MiChAeLoKGB MiChAeLoKGB - 3 months ago 20
PHP Question

Latte - call function in TPL (ideally with parameter) instead of variable

I decided to rewrite an older website that I made years ago and use templating system. I decided to use Latte, as its generating PHP files, which makes it really fast compared to systems that parse tpl every time. But I was not able to figure out, how to call a function with latte and get its result.

I am used to our custom company TPL system which can call any function and even pass parameters to it just by calling

{function_name.param}
or use function constants with
{function::param}
.

Is something like this possible purely in Latte (I am not using Nette or any other framework)? I do not want to call every single function in PHP and add it to array of parameters that TPL has to its disposal. That just makes it slower (yep I know I could use ifs in there and then ifs in TPL, but that's also an useless code duplication).

I want it to be able to call a function within class that's rendering the TPL (or its parent classes OFC) and return its output when I need it (if I even do need it), so I can avoid unnecessary calls to functions when initializing parameters for TPL parsing.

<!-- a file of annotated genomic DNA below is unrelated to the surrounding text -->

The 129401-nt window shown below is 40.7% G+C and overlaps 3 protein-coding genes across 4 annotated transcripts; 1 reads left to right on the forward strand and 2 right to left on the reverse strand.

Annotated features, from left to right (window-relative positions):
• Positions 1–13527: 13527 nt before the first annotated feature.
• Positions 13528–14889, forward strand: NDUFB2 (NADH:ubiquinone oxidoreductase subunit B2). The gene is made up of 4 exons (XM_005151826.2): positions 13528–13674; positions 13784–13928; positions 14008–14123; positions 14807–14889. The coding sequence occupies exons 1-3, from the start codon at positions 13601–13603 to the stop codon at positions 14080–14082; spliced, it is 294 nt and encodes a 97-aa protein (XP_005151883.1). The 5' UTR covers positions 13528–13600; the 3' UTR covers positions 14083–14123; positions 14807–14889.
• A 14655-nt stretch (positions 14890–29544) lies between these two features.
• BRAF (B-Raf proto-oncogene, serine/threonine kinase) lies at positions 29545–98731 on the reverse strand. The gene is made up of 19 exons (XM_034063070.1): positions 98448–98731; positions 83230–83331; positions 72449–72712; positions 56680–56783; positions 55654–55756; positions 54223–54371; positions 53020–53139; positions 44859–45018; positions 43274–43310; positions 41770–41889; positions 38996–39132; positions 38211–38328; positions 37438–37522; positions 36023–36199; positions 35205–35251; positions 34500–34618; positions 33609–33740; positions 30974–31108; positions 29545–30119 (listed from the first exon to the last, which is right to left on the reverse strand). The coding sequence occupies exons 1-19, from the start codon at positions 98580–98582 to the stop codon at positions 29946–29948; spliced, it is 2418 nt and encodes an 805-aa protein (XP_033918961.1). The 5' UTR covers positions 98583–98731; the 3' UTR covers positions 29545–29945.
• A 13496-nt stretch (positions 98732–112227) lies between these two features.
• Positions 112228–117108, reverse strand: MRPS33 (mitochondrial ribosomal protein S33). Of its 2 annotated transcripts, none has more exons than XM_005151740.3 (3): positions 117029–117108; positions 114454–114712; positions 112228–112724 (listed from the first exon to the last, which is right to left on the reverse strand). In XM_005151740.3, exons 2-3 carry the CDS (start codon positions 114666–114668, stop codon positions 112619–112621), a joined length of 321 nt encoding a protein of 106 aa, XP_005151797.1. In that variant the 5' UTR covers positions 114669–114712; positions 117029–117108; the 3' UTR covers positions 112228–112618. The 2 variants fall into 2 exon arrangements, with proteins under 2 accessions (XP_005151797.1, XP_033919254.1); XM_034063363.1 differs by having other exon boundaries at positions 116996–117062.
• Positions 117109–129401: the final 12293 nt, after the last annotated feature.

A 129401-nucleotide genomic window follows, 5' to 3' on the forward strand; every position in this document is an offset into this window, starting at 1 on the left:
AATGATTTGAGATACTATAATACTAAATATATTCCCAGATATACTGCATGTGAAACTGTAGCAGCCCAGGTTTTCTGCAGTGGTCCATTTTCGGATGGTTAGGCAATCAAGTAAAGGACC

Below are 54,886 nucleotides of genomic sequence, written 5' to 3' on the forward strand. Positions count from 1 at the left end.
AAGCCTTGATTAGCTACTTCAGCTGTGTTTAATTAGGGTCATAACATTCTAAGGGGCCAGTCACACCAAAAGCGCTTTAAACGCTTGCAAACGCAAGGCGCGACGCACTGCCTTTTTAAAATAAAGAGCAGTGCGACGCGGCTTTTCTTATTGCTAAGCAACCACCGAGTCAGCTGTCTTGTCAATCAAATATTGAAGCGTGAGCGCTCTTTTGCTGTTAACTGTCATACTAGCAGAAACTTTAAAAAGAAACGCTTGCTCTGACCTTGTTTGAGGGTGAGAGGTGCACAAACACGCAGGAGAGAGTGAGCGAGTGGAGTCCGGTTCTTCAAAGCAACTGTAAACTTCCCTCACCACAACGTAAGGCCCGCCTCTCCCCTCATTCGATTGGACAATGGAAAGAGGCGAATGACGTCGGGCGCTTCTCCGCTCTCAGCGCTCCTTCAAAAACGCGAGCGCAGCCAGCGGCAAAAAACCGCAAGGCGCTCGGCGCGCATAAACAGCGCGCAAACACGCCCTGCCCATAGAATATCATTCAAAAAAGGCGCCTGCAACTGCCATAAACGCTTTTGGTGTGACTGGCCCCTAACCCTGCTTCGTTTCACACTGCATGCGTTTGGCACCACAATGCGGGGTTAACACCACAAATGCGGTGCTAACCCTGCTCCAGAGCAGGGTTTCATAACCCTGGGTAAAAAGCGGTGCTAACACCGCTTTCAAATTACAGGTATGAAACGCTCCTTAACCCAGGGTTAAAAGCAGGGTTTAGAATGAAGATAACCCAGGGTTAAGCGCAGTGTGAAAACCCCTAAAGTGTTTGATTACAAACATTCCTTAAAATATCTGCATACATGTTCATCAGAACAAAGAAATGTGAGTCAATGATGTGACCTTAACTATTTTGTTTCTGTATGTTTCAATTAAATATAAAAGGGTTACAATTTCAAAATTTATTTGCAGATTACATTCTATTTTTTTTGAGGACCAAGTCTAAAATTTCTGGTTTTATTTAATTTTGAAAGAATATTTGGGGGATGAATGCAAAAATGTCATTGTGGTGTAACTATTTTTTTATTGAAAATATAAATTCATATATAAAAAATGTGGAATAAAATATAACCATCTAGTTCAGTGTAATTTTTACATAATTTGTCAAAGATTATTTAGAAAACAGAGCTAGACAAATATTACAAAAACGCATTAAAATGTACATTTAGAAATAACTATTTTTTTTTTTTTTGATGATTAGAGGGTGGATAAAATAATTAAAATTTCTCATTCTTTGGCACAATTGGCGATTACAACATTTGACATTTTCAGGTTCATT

I tried to google quite a lot, but I didn't find anything useful.

I should also mention, that I am not going to use any framework at all, except Latte with Tracy and Tester for automatic testing. I do not want to use Nette or Symfony 2 etc. as the site is not that big and using whole framework would just make it even more complicated than it needs to be.

Thanks.

.

Ps.: Could somebody create tag for Latte?

Answer

You can simply call any php function this way:

{? echo 'hello'}

or in newer versions of Latte:

{php echo 'hello'}

Also, you can pass instances of Nette\Utils\Html (small lib separated from framework, full of great tools even for small apps) which will be directly rendered.

Template sample including your later questions:

{php
    // You can instantiate needed classes in one synoptical block
    // in the head of template file or reather instantiate them
    // outside of template and pass them as template variables
    $a = new ClassA();
    $b = new ClassB();
}

<div>{$a->someFunction()}</div>
<div>
    {* Or you can instantiate class inplace this way,
       but I wouldn't recommend it. BTW: This is Latte comment.
    *}
    {php (new ClassC())->otherFunction()}
</div>